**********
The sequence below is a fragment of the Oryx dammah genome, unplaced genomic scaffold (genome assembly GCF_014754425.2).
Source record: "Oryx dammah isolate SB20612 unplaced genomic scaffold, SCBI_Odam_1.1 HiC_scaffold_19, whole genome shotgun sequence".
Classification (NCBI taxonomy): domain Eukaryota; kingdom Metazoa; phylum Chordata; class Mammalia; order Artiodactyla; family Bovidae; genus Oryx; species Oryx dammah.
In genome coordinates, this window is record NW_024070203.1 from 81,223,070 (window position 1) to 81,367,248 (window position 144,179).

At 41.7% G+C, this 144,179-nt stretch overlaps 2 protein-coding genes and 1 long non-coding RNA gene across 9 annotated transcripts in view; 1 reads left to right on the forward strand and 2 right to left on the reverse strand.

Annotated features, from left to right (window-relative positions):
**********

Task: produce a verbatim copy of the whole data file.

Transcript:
The sequence below is a fragment of the Oryx dammah genome, unplaced genomic scaffold (genome assembly GCF_014754425.2).
Source record: "Oryx dammah isolate SB20612 unplaced genomic scaffold, SCBI_Odam_1.1 HiC_scaffold_19, whole genome shotgun sequence".
Classification (NCBI taxonomy): domain Eukaryota; kingdom Metazoa; phylum Chordata; class Mammalia; order Artiodactyla; family Bovidae; genus Oryx; species Oryx dammah.
In genome coordinates, this window is record NW_024070203.1 from 81,223,070 (window position 1) to 81,367,248 (window position 144,179).

At 41.7% G+C, this 144,179-nt stretch overlaps 2 protein-coding genes and 1 long non-coding RNA gene across 9 annotated transcripts in view; 1 reads left to right on the forward strand and 2 right to left on the reverse strand.

Annotated features, from left to right (window-relative positions):